An equated monthly installment is a fixed payment a borrower makes to a lender on the same date of each month.
  2. Credit & Loans

    Your Credit Score: More Important Than You Know

    Credit scores affect key aspects of your personal and professional life. Knowing your score and managing your credit input can make a big difference.
  3. Credit & Loans

    Bad Credit? You Can Still Get a Home Equity Loan

    If your credit history is less than stellar and you need cash, you may be able to get financing – but it will come at a price.
  4. Professionals

    Small Business: Minimize Your Credit Card Fees

    Accepting credit cards is a must these days, but small business owners can take steps to minimize profit-eating credit card fees.
  5. Personal Finance

    How Sending Money on Gmail Works

    Learn how sending money via Gmail works, and understand how Google makes money from offering this service despite it being free to use.
  6. Credit & Loans

    Does a Lost or Stolen Credit Card Hurt Your Credit Score?

    Learn the ways in which a lost or stolen credit card can hurt your credit, and understand the steps you can take to protect yourself if this happens.
  7. Credit & Loans

    Refinancing vs. a Home-Equity Loan: How to Decide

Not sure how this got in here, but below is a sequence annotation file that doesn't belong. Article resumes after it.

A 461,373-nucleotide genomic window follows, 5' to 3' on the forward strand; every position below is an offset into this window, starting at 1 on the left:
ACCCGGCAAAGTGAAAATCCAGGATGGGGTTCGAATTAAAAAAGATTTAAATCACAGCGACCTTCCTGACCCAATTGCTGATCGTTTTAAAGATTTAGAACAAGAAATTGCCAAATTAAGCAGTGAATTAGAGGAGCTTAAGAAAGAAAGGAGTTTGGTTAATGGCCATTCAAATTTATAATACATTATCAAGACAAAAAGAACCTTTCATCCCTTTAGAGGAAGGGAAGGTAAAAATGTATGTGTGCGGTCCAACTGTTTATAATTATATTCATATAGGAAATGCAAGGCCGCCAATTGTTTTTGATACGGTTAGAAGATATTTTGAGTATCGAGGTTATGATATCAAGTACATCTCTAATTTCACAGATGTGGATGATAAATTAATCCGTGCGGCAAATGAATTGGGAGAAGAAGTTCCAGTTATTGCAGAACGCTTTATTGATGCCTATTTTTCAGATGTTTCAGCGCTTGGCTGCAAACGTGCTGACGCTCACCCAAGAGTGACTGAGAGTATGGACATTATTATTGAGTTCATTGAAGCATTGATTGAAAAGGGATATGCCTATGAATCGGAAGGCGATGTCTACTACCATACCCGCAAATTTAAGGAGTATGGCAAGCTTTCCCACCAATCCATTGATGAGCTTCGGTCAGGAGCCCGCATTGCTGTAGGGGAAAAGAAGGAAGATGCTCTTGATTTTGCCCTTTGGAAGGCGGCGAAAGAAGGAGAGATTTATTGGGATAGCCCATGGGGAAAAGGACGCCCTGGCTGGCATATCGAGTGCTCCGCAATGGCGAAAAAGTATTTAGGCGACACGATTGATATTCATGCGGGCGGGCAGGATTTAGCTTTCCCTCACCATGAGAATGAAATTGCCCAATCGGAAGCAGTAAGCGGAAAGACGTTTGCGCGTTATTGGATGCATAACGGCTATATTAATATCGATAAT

If you want to pay off debt, make home improvements or just get a better interest rate, you need to know exactly what these terms mean.
  8. Credit & Loans

    Millennials Guide: How to Pick the Right Mortgage

    Here’s help in finding the perfect, affordable loan for that home you have been dreaming about.
  9. Credit & Loans

    How Regulations Protect Reverse Mortgage Borrowers

    They're complex animals, which is why there are government guidelines in place to protect borrowers.
  10. Investing

    Debit or Credit Card: Which to Use for Car Rentals

    Before you rent your next car, think twice about purchasing the added insurance if you're using a credit card.
  1. Will my credit score suffer from debt consolidation or refinancing?

    You have several options for reducing your debt burden. You can enroll in a professional debt management plan, or consider ... Read Full Answer >>
  2. Can I file for bankruptcy more than once?

    Filing bankruptcy is never a simple decision, but sometimes it is the best thing you can do in your current financial situation. ... Read Full Answer >>
  3. Why would someone change their Social Security number?

    In general, the Social Security Administration, or SSA, does not encourage citizens to change their Social Security numbers, ... Read Full Answer >>
  4. What is the difference between "closed end credit" and a "line of credit?"

    Depending on the need, an individual or business may take out a form of credit that is either open- or closed-ended. While ... Read Full Answer >>
  5. What types of liens are seen as good and which are bad for my credit?

    Creditors that allow purchases to be made through financing often require property to be pledged against a credit account; ... Read Full Answer >>
  6. What are the typical requirements to qualify for closed end credit?

    Typical requirements for a consumer to qualify for closed-end credit include satisfactory income level and credit history, ... Read Full Answer >>

You May Also Like

Trading Center
You are using adblocking software

Want access to all of Investopedia? Add us to your “whitelist”
so you'll never miss a feature!